More than fifty years before the General Allotment Act relocated western Native American tribes in Oklahoma, the Treaty of 1836 and Treaty of Washington (1855) effected similar relocation of Native Americans within Michigan. In the Treaty of 1836, the Chippewa Indians ceded two-thirds of the land in Michigan to the United States. In northern Michigan alone, 3.8 million acres of territory changed hands. The treaty paved the way for Michigan to become a state one year later. Following the Treaty of 1836, federal authorities planned to relocate Native American tribes in the ceded lands in Michigan to reservations west of the Mississippi River. When this proved to be impossible, the authorities decided to set aside reservation lands within Michigan. In 1855, the Treaty of Washington designated 148,000 acres of Leelanau County as a reservation. Native Americans from around Northern Michigan settled on the peninsula, including Chief Aghosa in the Omena area, Chief Waukazoo in the Northport area, and Chief Peshaba, who relocated his tribe from Emmit County to Eagletown, now known as Peshawbestown.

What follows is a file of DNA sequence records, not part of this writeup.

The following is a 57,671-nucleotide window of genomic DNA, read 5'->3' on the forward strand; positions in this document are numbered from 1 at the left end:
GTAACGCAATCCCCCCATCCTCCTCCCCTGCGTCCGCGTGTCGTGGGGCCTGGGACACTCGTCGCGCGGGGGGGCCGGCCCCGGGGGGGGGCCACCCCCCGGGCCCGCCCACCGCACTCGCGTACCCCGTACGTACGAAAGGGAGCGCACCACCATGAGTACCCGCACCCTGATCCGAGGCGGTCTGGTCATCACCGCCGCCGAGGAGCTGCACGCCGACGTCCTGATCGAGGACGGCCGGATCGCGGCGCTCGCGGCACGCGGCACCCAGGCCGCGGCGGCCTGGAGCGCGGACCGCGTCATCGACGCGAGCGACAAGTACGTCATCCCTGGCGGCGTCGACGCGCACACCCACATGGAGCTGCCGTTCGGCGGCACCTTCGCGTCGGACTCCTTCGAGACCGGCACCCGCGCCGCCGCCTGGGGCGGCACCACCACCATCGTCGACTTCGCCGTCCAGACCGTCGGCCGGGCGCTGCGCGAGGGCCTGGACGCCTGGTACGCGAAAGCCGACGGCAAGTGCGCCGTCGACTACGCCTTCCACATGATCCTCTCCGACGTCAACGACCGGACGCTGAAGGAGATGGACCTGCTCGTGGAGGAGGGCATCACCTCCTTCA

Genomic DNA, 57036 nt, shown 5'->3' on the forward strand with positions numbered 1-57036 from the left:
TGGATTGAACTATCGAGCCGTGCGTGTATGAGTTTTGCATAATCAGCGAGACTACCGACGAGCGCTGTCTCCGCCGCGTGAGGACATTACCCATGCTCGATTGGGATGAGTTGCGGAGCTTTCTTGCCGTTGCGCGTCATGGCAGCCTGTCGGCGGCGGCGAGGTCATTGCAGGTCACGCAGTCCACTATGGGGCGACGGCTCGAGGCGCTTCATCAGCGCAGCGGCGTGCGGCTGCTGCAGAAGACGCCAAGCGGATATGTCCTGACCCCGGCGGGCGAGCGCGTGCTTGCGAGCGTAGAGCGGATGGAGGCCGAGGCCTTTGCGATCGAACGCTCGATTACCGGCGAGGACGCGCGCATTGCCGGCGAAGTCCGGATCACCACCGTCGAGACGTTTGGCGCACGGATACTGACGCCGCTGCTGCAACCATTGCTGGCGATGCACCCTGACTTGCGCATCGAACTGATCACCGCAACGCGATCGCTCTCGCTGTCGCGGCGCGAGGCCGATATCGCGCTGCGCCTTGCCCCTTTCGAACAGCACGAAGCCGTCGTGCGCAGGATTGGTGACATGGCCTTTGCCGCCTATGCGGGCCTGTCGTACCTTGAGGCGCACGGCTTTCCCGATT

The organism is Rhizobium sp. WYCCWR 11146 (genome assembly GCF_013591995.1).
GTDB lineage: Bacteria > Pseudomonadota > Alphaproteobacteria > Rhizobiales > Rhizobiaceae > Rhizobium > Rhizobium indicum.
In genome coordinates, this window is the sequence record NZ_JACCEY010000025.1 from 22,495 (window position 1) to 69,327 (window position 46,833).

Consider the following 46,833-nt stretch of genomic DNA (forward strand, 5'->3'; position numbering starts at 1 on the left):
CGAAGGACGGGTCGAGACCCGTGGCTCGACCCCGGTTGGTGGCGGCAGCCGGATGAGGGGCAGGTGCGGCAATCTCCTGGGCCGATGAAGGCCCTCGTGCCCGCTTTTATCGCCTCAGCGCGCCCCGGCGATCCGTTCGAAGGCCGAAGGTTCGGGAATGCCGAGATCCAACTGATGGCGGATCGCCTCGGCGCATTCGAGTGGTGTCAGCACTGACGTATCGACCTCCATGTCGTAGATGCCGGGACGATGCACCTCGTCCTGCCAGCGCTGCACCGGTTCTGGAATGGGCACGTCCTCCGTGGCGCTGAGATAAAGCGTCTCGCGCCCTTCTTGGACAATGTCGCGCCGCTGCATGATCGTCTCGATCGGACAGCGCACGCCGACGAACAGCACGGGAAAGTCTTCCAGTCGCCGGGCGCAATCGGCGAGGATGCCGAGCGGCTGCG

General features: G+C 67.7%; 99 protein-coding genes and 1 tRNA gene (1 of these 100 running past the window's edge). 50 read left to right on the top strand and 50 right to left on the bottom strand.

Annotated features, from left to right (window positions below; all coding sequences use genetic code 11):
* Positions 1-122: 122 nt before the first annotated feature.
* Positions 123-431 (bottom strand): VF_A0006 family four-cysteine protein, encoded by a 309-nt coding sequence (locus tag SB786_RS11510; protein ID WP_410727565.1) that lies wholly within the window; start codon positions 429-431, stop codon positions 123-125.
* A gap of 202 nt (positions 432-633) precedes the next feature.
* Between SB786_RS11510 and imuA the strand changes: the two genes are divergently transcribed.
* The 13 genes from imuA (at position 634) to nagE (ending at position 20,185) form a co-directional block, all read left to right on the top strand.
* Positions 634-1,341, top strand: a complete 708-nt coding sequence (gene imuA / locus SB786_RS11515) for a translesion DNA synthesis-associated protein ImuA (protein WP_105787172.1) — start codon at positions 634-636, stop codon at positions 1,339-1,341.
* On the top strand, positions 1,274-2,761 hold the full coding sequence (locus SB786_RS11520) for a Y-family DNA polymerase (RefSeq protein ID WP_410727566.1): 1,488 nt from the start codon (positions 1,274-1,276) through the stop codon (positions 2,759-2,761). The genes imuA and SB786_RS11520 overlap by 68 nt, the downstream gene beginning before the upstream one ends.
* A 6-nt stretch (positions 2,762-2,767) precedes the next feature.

At the same time that Chief Peshaba’s tribe began settling in the area, Catholic missionaries arrived from Sault Saint Marie. In the coming decades, Native Americans lost most of the land on the Leelanau Reservation. The reasons that historians offer are varied, from non-payment of property taxes, to difficulties that Native Americans had complying with administrative rules, to outright trespass by white settlers. By 1930, only 130 acres was still owned by Native Americans.

The area tribes formed the Grand Traverse Band of Ottawa Indians to petition the federal government for recognition under the Indian Reorganization Act. They were denied recognition multiple times through the early and mid-1900s. In 1980, however, the federal government formally recognized the Grand Traverse Band of Ottawa and Chippewa Indians as a sovereign nation.

Today the tribe occupies 1,100 acres of territory scattered throughout the northwest Lower Peninsula. About 600 acres of this land sits within Sutton’s Bay Township. Peshawbestown itself is only twelve acres, most of which is occupied by the tribe’s most recognizable landmark and single largest source of income, Leelanau Sands Casino Resort.

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